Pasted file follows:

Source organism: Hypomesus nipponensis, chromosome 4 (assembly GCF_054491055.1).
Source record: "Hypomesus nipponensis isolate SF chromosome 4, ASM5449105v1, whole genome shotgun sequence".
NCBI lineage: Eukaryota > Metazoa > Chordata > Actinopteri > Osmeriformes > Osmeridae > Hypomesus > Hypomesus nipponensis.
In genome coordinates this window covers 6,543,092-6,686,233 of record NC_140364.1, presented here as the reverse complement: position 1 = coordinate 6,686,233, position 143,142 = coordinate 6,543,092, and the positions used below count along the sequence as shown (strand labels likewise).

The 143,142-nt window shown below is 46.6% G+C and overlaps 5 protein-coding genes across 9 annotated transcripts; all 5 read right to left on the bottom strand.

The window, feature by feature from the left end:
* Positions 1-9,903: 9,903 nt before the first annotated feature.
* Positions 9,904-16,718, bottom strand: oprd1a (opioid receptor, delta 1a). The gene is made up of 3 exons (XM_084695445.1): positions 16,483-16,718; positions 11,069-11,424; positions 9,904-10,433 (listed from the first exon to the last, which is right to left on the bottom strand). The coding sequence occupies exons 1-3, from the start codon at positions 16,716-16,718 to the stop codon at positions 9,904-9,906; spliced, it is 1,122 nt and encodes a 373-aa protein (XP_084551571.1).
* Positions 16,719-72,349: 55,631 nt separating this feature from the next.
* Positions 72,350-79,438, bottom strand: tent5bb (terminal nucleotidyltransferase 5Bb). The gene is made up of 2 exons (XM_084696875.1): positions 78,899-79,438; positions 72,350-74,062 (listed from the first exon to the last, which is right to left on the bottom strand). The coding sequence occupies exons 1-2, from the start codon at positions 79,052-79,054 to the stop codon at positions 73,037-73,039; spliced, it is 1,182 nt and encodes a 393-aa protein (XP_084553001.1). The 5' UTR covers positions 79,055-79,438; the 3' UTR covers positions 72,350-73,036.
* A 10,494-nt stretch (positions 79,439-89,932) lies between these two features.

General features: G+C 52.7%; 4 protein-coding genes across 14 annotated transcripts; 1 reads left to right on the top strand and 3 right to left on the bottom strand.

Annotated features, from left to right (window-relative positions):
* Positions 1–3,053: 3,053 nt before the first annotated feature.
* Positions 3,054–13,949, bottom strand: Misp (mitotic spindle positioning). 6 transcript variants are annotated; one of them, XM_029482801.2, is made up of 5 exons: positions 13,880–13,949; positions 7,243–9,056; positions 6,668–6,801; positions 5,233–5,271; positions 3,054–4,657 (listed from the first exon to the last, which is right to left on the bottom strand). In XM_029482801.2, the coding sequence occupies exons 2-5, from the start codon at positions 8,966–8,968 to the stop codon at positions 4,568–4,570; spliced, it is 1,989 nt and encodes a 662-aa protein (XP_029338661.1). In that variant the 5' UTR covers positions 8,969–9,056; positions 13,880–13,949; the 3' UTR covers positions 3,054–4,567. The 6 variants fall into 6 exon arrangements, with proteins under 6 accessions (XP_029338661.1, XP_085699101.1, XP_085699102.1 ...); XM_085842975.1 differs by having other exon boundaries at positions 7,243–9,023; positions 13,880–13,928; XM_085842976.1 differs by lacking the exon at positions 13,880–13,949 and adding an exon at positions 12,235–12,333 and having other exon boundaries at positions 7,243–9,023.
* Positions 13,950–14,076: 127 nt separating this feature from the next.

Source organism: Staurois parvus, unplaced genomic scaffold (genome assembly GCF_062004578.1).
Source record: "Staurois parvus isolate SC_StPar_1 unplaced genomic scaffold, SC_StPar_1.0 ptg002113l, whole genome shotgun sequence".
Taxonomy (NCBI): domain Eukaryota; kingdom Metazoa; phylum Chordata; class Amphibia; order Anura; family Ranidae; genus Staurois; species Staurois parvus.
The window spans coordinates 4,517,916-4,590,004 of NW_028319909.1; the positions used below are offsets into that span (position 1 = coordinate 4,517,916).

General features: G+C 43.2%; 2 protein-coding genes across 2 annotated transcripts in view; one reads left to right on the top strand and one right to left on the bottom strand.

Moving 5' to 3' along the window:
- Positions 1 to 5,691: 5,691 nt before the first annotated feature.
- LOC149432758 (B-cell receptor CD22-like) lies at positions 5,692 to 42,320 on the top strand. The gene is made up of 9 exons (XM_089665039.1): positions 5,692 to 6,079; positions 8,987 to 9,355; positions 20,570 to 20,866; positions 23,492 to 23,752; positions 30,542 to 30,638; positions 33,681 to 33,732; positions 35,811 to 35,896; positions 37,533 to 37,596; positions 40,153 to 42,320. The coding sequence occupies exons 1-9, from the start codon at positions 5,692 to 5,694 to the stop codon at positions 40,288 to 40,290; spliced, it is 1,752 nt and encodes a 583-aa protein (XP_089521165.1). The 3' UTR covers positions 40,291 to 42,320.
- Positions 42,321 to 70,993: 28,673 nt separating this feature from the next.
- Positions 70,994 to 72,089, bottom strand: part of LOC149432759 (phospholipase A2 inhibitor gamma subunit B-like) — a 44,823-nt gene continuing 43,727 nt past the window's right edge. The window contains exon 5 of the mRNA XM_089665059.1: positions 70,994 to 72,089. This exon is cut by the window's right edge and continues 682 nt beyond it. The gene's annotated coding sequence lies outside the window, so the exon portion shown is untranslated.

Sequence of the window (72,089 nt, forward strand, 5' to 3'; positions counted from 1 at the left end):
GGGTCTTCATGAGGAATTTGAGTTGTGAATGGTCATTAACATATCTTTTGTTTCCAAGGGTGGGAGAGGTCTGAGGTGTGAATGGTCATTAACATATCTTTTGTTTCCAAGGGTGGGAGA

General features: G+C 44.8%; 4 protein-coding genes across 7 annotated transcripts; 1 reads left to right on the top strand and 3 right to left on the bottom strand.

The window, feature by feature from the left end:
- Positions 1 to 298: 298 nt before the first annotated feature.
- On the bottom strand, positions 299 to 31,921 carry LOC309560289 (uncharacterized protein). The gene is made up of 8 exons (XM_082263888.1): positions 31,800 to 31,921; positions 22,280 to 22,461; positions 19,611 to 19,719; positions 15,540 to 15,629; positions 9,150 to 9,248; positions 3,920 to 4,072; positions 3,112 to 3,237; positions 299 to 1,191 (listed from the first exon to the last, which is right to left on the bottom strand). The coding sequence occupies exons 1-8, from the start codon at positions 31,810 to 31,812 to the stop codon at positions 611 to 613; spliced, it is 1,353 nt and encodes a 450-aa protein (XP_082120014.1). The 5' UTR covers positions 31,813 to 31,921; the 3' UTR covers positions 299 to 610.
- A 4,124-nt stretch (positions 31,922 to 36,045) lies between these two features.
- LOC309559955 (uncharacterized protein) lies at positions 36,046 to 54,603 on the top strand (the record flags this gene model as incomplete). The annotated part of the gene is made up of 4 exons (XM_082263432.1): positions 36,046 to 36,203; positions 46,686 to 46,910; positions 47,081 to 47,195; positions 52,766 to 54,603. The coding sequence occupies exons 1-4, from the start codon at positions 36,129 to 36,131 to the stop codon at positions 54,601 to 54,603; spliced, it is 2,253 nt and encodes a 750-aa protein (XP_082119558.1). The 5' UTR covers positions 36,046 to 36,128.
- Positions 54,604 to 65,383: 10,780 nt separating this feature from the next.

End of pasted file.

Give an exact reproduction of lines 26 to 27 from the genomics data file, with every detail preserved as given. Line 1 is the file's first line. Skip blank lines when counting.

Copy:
- Positions 70,994 to 72,089, bottom strand: part of LOC149432759 (phospholipase A2 inhibitor gamma subunit B-like) — a 44,823-nt gene continuing 43,727 nt past the window's right edge. The window contains exon 5 of the mRNA XM_089665059.1: positions 70,994 to 72,089. This exon is cut by the window's right edge and continues 682 nt beyond it. The gene's annotated coding sequence lies outside the window, so the exon portion shown is untranslated.

Sequence of the window (72,089 nt, forward strand, 5' to 3'; positions counted from 1 at the left end):